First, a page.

by Alex Howerton, Business Development Manager, Source One
This month’s book excerpt from Managing Indirect Spend makes a good case for a business to examine its procurement practices, especially in the area of indirect spend. Many businesses, however, can be tempted not to take the time to examine approaches to their procurement processes. This may be due to the inertia of existing processes, a fear that changing processes may actually damage productivity, or a feeling that no one has the time to address tangential issues like indirect spend. “We’re doing good enough,” a senior executive might be inclined to muse, “and I don’t want to risk rocking the boat.”
This is not an uncommon sentiment in business, and it has been around for centuries. All things being equal, most business leaders opt for concentrating on their core businesses, because that is where the time and energy spent will produce the greatest results, in terms of revenue growth or productivity. But all things are not equal, and the leaders of the businesses who are leaders of their industries know that all aspects of a business must be made as efficient as possible to achieve and maintain that edge that makes a business best-in-class.
These leading business leaders employ, among other things, a principle known as comparative economic advantage, whether they call it that or not. The idea has been a force in commerce for centuries, but received its theoretical formulation by the economist David Ricardo in the early 19th century. In its essence, Ricardo’s principle of comparative economic advantage states that it is to the advantage of an entity (he concerned himself with nation-states, but the principle applies equally well to businesses) to trade with another entity for a certain commodity if the second entity’s relative costs to produce that commodity are lower than the first entity’s relative costs. This is true even if the first entity’s absolute costs to produce that commodity are lower.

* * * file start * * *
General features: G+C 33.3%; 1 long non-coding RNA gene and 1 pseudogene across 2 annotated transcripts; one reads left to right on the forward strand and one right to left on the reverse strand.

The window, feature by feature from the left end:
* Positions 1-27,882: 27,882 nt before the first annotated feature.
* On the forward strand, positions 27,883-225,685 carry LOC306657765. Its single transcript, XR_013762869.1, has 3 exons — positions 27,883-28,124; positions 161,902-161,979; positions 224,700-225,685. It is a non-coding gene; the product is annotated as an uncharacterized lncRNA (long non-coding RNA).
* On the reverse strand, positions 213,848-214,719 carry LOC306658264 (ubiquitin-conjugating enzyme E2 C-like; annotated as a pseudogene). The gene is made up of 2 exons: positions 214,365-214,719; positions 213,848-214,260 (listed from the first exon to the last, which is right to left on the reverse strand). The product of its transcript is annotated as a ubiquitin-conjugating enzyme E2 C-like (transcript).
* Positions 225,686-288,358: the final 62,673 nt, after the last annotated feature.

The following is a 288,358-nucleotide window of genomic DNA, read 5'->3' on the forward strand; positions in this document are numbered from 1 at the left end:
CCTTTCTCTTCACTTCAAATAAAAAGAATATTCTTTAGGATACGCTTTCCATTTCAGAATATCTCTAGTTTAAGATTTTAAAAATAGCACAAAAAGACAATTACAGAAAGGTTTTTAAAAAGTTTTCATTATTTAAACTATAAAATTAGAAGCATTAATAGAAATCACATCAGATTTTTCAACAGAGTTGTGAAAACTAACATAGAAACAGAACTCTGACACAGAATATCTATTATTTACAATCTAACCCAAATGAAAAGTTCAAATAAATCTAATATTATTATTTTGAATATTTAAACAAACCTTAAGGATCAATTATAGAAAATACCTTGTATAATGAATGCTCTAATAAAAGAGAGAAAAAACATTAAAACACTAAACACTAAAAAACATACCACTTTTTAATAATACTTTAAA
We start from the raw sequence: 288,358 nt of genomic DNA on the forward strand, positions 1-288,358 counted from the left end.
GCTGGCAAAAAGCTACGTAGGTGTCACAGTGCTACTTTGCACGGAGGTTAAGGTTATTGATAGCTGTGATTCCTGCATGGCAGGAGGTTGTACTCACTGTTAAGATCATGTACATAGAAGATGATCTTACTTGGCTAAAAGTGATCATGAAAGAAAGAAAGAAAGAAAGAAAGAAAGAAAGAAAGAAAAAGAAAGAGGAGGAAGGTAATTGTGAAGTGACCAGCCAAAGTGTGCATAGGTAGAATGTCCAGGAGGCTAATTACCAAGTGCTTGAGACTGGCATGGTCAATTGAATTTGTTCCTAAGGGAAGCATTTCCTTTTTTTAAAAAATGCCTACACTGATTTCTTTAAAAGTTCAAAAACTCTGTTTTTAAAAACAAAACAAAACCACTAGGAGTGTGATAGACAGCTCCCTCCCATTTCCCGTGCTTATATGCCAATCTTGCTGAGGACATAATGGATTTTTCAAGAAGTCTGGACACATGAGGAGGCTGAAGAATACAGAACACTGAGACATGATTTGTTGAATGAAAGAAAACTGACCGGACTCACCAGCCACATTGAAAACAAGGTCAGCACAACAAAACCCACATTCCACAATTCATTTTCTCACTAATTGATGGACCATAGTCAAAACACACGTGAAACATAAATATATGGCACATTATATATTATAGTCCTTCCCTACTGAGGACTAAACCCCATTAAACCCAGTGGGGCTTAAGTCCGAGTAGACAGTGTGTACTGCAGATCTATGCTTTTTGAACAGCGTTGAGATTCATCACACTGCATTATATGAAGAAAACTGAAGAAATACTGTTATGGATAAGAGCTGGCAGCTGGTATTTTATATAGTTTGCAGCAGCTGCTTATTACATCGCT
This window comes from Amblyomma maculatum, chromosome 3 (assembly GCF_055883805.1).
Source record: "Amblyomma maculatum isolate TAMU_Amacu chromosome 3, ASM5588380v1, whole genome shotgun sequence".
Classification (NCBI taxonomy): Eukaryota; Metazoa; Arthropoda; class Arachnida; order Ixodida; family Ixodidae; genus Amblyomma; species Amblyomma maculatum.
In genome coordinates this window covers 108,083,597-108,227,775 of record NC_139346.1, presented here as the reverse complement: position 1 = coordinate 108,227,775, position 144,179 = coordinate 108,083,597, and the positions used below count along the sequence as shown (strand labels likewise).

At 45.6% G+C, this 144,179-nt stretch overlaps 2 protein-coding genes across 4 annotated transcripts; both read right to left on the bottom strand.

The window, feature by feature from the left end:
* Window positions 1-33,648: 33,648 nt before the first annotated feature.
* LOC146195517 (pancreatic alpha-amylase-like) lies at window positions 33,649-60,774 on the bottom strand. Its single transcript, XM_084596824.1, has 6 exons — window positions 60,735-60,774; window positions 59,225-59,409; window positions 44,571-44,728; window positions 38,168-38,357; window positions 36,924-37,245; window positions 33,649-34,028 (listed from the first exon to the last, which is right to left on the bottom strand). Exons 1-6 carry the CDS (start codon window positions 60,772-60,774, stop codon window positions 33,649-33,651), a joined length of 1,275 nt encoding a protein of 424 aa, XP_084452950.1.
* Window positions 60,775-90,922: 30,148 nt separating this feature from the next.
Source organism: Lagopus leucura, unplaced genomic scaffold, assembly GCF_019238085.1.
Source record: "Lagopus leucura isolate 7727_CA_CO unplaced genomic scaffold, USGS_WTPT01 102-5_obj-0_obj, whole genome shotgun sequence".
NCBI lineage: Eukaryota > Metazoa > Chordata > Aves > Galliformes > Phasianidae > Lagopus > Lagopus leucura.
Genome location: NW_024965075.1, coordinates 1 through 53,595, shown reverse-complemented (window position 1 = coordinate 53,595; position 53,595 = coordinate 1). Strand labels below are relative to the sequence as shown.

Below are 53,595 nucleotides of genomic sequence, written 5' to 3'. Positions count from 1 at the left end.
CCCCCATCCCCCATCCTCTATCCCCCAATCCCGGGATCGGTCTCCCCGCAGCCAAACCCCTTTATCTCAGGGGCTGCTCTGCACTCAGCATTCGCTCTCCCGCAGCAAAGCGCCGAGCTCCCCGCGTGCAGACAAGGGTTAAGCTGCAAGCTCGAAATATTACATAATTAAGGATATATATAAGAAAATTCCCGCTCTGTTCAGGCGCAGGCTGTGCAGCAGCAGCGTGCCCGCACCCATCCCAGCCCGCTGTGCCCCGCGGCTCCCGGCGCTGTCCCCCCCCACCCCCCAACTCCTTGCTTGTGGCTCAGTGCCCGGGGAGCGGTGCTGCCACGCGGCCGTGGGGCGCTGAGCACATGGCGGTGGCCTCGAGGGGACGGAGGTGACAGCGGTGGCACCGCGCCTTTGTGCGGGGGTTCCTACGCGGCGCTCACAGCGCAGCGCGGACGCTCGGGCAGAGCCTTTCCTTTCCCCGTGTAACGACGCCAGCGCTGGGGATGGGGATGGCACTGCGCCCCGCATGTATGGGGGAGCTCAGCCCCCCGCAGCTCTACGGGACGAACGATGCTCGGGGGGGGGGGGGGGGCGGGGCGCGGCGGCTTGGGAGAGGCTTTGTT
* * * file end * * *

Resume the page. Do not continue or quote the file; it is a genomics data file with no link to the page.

The foregoing, stated in such abstract theoretical terms, can be rather obfuscating. So let us consider an example directly relevant to procurement practices. Let us suppose you run a business that manufactures car parts. Your revenue derives from selling car parts, so the more energy you put into manufacturing and distributing car parts, the more revenue you will generate. This is your comparative economic advantage. This advantage extends to developing and making most efficient the in-house capability to procure raw materials to manufacture those car parts.
However, to run that business, you need to procure many more items than just car part raw materials. You need telecommunications services, office supplies, maintenance services, computer equipment and IT services – the list is rather long. Perhaps you are a large company, and actually have the resources to build a complete procurement department, and could do quite well in generating efficiencies in all these areas. However, any resources dedicated to these activities are necessarily diverted from being applied to the core business of car parts manufacturing.
The principle of comparative economic advantage states that it is ultimately more profitable for you to outsource your indirect procurement, and even core procurement, so you can concentrate all resources possible on revenue-generating activities. This is true even if you are better at the task than the contracted service provider, but especially true if that service provider can bring best industry practices to bear on achieving the optimal cost savings in your procurement activities, achieving results unattainable by the in-house department.
This is the goal of strategic sourcing providers such as Source One: to provide you with best-in-class procurement services, so you can turn a greater portion of your resources to your core business, thereby maximizing revenue generation. No matter how you decide to configure your procurement services, it is worthwhile to heed the 200-year-old advice of a prominent economist, and try to determine where your greatest comparative economic advantage lies.